Notes on a Thesis by Tiphaine Rivière, translated from the French by Francesca Barrie, edited by Clare Bullock (Jonathan Cape)
The judges said: We were all drawn to this hilariously (worryingly?) accurate depiction of the joys, frustrations and at times absurdities of academic life: the skill it takes to translate a graphic novel, delicately weighing both words – and words from not one but many different characters, all of whom here are distinct – and pictures, is undeniable, and Francesca Barrie’s rendering of Tiphane Rivière’s depiction of an obsessive, procrastinating doctoral student is spot on.
Second-hand Time by Svetlana Alexievich, translated from the Russian by Bela Shayevich, edited by Jacques Testard (Fitzcarraldo Editions)
The judges said: Bela Shayevich’s translation is a work of extraordinary, sustained virtuosity, meeting the challenges of this huge polyvocal text energetically and fearlessly. Alexievich in English combines individual vivid human voices – truthful, sometimes surprisingly simple – into a thing of vast complexity and power. And Bela Shayevich, like Alexievich herself, deploys such great skill and sensitivity to ensure that all these voices are properly heard.
Swallowing Mercury by Wioletta Greg, translated from the Polish by Eliza Marciniak, edited by Max Porter and Ka Bradley (Portobello Books)
The judges said: Eliza Marciniak has skilfully recreated the powerful voice that leads us through this small yet perfectly formed novel. Greg’s brisk, earthy prose has echoes for me of the narrator of Claire-Louise Bennett’s Pond, and the shifts from highly sensual, cinematic depictions of rural Poland, heady with Catholics rites and wayward farm animals, to the dreamlike episodes of fainting, visions and nightmares of its young protagonist, have been neatly and elegantly dealt with. A memorable gem.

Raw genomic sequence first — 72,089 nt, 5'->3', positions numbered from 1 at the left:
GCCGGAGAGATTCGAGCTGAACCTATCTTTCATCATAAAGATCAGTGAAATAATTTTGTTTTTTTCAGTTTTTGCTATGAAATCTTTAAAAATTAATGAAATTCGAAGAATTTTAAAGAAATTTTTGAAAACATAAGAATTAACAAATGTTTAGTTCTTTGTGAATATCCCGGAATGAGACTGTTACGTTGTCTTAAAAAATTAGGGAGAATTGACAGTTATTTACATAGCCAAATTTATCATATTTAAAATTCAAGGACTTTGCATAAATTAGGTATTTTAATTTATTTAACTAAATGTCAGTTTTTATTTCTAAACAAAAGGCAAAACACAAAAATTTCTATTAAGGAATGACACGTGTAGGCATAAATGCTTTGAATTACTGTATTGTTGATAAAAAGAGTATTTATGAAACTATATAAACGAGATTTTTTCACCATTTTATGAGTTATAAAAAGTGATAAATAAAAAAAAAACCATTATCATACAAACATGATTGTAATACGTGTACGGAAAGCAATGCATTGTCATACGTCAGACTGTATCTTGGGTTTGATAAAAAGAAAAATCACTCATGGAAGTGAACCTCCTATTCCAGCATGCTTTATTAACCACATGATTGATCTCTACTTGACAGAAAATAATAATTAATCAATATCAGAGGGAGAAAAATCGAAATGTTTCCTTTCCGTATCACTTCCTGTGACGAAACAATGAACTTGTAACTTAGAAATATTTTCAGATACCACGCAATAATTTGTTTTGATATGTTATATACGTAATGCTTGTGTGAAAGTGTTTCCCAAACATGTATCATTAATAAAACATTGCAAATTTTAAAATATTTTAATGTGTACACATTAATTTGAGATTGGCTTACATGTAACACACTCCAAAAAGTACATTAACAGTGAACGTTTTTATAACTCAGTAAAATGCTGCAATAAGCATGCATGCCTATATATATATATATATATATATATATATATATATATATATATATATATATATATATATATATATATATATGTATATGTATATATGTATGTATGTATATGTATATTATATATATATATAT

The Sad Part Was by Prabda Yoon, translated from the Thai by Mui Poopoksakul, edited by Deborah Smith (Tilted Axis Press)
The judges said: These twelve stories of life in urban Bangkok, most of them originally published in 2000, are inventive, experimental, playful and ironical, but they also have traditional virtues and carry an undercurrent of melancholy as they explore the displacement and disorientation of life in a rapidly changing society. Prabda Yoon is lucky to have a Mui Poopoksakul as his translator – his contemporary, she knows the world of his stories, and has found a voice that allows them to speak confidently and intelligently in English.
The Queue by Basma Abdel Aziz, translated from the Arabic by Elisabeth Jaquette, edited by Sal Robinson, Taylor Sperry and Željka Marošević (Melville House)
The judges said: The Queue is a slow but powerful burn of a novel. It is set in an unnamed country after the ‘disgraceful events’, as the authorities – known as the Gate – have euphemistically dubbed the Arab spring. It tells the very different stories of a number of characters who queue endlessly, waiting for the Gate to open and grant their various wishes. Queuing seems to be the only way to solve one’s problems in a country that has almost ground to a standstill, yet queuing is also an act of faith in this Kafka-esque world in which nothing can be called by its real name. Elisabeth Jaquette’s translation steadily allows the pressure to build.’